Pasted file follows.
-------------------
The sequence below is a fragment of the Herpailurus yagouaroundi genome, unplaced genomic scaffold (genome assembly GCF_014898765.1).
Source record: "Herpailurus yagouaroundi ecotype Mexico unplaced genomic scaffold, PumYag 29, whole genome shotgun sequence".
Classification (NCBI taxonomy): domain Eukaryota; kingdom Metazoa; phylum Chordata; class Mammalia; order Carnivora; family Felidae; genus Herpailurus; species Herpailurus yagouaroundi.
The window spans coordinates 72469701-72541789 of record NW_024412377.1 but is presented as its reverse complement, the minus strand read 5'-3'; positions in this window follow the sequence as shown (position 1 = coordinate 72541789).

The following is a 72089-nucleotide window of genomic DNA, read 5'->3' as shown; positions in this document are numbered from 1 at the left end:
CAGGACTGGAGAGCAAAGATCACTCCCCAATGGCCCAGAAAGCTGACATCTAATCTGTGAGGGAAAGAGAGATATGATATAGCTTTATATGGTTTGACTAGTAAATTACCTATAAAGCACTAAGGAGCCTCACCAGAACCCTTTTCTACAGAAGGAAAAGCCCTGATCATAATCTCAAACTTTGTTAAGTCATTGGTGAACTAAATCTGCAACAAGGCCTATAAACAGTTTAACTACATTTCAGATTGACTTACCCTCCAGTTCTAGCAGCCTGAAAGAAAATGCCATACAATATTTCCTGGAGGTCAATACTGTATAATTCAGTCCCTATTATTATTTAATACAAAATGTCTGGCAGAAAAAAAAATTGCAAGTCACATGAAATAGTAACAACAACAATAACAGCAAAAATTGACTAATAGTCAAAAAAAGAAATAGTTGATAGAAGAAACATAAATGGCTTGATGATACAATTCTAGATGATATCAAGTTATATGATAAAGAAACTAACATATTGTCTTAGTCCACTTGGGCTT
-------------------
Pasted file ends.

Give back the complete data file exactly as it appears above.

The sequence below is a fragment of the Herpailurus yagouaroundi genome, unplaced genomic scaffold (genome assembly GCF_014898765.1).
Source record: "Herpailurus yagouaroundi ecotype Mexico unplaced genomic scaffold, PumYag 29, whole genome shotgun sequence".
Classification (NCBI taxonomy): domain Eukaryota; kingdom Metazoa; phylum Chordata; class Mammalia; order Carnivora; family Felidae; genus Herpailurus; species Herpailurus yagouaroundi.
The window spans coordinates 72469701-72541789 of record NW_024412377.1 but is presented as its reverse complement, the minus strand read 5'-3'; positions in this window follow the sequence as shown (position 1 = coordinate 72541789).

The following is a 72089-nucleotide window of genomic DNA, read 5'->3' as shown; positions in this document are numbered from 1 at the left end:
CAGGACTGGAGAGCAAAGATCACTCCCCAATGGCCCAGAAAGCTGACATCTAATCTGTGAGGGAAAGAGAGATATGATATAGCTTTATATGGTTTGACTAGTAAATTACCTATAAAGCACTAAGGAGCCTCACCAGAACCCTTTTCTACAGAAGGAAAAGCCCTGATCATAATCTCAAACTTTGTTAAGTCATTGGTGAACTAAATCTGCAACAAGGCCTATAAACAGTTTAACTACATTTCAGATTGACTTACCCTCCAGTTCTAGCAGCCTGAAAGAAAATGCCATACAATATTTCCTGGAGGTCAATACTGTATAATTCAGTCCCTATTATTATTTAATACAAAATGTCTGGCAGAAAAAAAAATTGCAAGTCACATGAAATAGTAACAACAACAATAACAGCAAAAATTGACTAATAGTCAAAAAAAGAAATAGTTGATAGAAGAAACATAAATGGCTTGATGATACAATTCTAGATGATATCAAGTTATATGATAAAGAAACTAACATATTGTCTTAGTCCACTTGGGCTT